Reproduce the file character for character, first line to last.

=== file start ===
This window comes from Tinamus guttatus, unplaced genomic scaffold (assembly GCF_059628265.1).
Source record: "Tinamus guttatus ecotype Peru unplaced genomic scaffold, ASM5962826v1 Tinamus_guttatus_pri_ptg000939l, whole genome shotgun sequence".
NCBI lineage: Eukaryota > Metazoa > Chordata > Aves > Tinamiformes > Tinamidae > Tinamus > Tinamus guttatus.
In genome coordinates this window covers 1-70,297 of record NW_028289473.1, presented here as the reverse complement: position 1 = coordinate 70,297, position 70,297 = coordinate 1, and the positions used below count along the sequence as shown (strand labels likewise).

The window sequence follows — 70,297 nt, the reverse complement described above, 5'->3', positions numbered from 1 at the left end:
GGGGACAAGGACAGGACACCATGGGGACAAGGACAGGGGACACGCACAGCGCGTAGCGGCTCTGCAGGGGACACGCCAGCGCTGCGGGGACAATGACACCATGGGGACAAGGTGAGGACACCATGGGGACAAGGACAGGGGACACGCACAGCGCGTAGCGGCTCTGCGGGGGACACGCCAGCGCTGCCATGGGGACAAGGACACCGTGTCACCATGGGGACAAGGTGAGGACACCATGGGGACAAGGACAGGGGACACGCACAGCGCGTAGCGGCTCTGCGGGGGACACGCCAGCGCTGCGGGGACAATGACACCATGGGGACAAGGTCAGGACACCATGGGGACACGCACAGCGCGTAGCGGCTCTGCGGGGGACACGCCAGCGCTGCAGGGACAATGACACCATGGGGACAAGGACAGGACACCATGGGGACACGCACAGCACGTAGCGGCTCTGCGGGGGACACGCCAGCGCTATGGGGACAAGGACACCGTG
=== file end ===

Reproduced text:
This window comes from Tinamus guttatus, unplaced genomic scaffold (assembly GCF_059628265.1).
Source record: "Tinamus guttatus ecotype Peru unplaced genomic scaffold, ASM5962826v1 Tinamus_guttatus_pri_ptg000939l, whole genome shotgun sequence".
NCBI lineage: Eukaryota > Metazoa > Chordata > Aves > Tinamiformes > Tinamidae > Tinamus > Tinamus guttatus.
In genome coordinates this window covers 1-70,297 of record NW_028289473.1, presented here as the reverse complement: position 1 = coordinate 70,297, position 70,297 = coordinate 1, and the positions used below count along the sequence as shown (strand labels likewise).

The window sequence follows — 70,297 nt, the reverse complement described above, 5'->3', positions numbered from 1 at the left end:
GGGGACAAGGACAGGACACCATGGGGACAAGGACAGGGGACACGCACAGCGCGTAGCGGCTCTGCAGGGGACACGCCAGCGCTGCGGGGACAATGACACCATGGGGACAAGGTGAGGACACCATGGGGACAAGGACAGGGGACACGCACAGCGCGTAGCGGCTCTGCGGGGGACACGCCAGCGCTGCCATGGGGACAAGGACACCGTGTCACCATGGGGACAAGGTGAGGACACCATGGGGACAAGGACAGGGGACACGCACAGCGCGTAGCGGCTCTGCGGGGGACACGCCAGCGCTGCGGGGACAATGACACCATGGGGACAAGGTCAGGACACCATGGGGACACGCACAGCGCGTAGCGGCTCTGCGGGGGACACGCCAGCGCTGCAGGGACAATGACACCATGGGGACAAGGACAGGACACCATGGGGACACGCACAGCACGTAGCGGCTCTGCGGGGGACACGCCAGCGCTATGGGGACAAGGACACCGTG